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- "Depression is associated with impairment of HRQoL and overall functioning, and therefore assessment of these during treatment is clinically relevant to both clinicians and patients (Wells et al., 1989; Trivedi et al., 2006). Unmet medical needs include antidepressant treatments that allow patients to recover to an extent that restores their ability to work and function in daily life, so that the burden on patient, the patient's family and society as a whole can be reduced (Lam et al., 2011). "
ABSTRACT: This study assessed the efficacy, tolerability and safety of vortioxetine versus placebo in adults with recurrent major depressive disorder. This double-blind, randomized, placebo-controlled study included 608 patients [Montgomery-Åsberg Depression Rating Scale (MADRS) total score≥26 and Clinical Global Impression - Severity score≥4]. Patients were randomly assigned (1 : 1 : 1 : 1) to vortioxetine 15 mg/day, vortioxetine 20 mg/day, duloxetine 60 mg/day or placebo. The primary efficacy endpoint was change from baseline in MADRS total score at week 8 (mixed model for repeated measurements). Key secondary endpoints were: MADRS responders; Clinical Global Impression - Improvement scale score; MADRS total score in patients with baseline Hamilton Anxiety Rating Scale ≥20; remission (MADRS≤10); and Sheehan Disability Scale total score at week 8. On the primary efficacy endpoint, both vortioxetine doses were statistically significantly superior to placebo, with a mean difference to placebo (n=158) of -5.5 (vortioxetine 15 mg, P<0.0001, n=149) and -7.1 MADRS points (vortioxetine 20 mg, P<0.0001, n=151). Duloxetine (n=146) separated from placebo, thus validating the study. In all key secondary analyses, both vortioxetine doses were statistically significantly superior to placebo. Vortioxetine treatment was well tolerated; common adverse events (incidence≥5%) were nausea, headache, diarrhea, dry mouth and dizziness. No clinically relevant changes were seen in clinical safety laboratory values, weight, ECG or vital signs parameters. Vortioxetine was efficacious and well tolerated in the treatment of patients with major depressive disorder.This is an open-access article distributed under the terms of the Creative Commons Attribution-NonCommercial-NoDerivitives 3.0 License, where it is permissible to download and share the work provided it is properly cited. The work cannot be changed in any way or used commercially. http://creativecommons.org/licenses/by-nc-nd/3.0.International clinical psychopharmacology 11/2013; 29(3). DOI:10.1097/YIC.0000000000000018 · 2.46 Impact Factor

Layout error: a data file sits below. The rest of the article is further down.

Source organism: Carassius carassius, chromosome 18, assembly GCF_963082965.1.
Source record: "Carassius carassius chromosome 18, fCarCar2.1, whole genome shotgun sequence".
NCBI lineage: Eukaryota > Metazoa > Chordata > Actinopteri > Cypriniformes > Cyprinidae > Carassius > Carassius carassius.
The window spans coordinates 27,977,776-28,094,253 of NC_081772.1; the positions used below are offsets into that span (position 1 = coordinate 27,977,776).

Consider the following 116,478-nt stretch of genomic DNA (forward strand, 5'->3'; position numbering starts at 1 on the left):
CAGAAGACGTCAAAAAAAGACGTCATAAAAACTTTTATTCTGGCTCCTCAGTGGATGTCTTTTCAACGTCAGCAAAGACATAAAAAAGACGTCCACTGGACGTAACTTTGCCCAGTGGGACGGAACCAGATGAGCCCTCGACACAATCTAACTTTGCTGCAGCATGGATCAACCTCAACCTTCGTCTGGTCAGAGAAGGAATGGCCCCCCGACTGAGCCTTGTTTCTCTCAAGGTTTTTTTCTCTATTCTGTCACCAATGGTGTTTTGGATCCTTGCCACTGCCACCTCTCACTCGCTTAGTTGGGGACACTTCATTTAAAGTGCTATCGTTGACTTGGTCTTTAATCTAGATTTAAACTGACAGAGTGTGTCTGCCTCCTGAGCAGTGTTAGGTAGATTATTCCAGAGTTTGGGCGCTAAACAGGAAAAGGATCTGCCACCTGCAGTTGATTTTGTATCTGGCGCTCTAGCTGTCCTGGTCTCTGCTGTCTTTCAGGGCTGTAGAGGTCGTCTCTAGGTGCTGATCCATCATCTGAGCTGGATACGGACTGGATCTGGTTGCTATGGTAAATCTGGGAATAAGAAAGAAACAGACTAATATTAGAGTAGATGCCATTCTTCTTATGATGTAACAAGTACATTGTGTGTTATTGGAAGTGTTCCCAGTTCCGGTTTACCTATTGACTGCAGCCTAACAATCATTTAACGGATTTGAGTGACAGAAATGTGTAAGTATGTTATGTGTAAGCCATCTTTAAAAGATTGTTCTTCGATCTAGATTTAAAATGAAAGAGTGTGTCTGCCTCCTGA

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- "Fourth, the unbalanced sample regarding gender might have bias our findings. However, the influence of gender on HRQoL is still unclear [57-59], and gender is not associated with difference in rTMS outcomes . Sixth, some patients were receiving medical treatment during the study, including benzodiazepins that modify cortical excitability. "
ABSTRACT: Background Assessing Health-related Quality of life (HRQoL) is necessary to evaluate care and treatments provided to patients with major depressive disorder (MDD), in addition to the traditional assessment of clinical outcomes. However, HRQoL remains under-utilized to assess the effectiveness of repetitive transcranial magnetic stimulation (rTMS) in research or in a routine clinical setting. The primary objective of this exploratory study on MDD was to investigate the impact of low-frequency rTMS on HRQoL using the SF-36 questionnaire. A secondary objective was to study the functional neural substrate underlying HRQoL changes using neuroimaging. Methods Fifteen right-handed patients who met DSM-IV criteria for MDD participated in the study. HRQoL was assessed using the SF-36, and regional cerebral blood (rCBF) flow using 99mTc-ECD-SPECT. Voxel based correlation was searched between concomitant changes in rCBF and in HRQoL after rTMS. Results Role-Physical Problems dimension showed a statistical significant improvement of 73.2% (p = 0.001) and an effect size (Cohen’s d) of 0.43, indicating moderate effect. Five SF-36 dimension scores and the two composite scores showed effect sizes ranged from 0.28 to 0.43. Improvement of Mental Composite Score (MCS)-SF-36 after rTMS was correlated with a concomitant decrease of precuneus perfusion (p < 0.001). Post-hoc analyses confirmed that decreased perfusion in precuneus was correlated with improvement of HRQoL, especially for MCS (r = −0.71; p < 0.001), Mental Health (r = −0.81; p < 0.001) and Social Functioning (r = −0.57; p = 0.026) dimensions. Conclusions This study suggests low-frequency rTMS can improve HRQoL, through its role-physical problems dimension, in patients with MDD. This improvement is associated with a decreased perfusion of the precuneus, a brain area involved in self-focus and self-processing, arguing for a neural substrate to the impact of rTMS on HRQoL.Health and Quality of Life Outcomes 07/2012; 10(1):87. DOI:10.1186/1477-7525-10-87 · 2.12 Impact Factor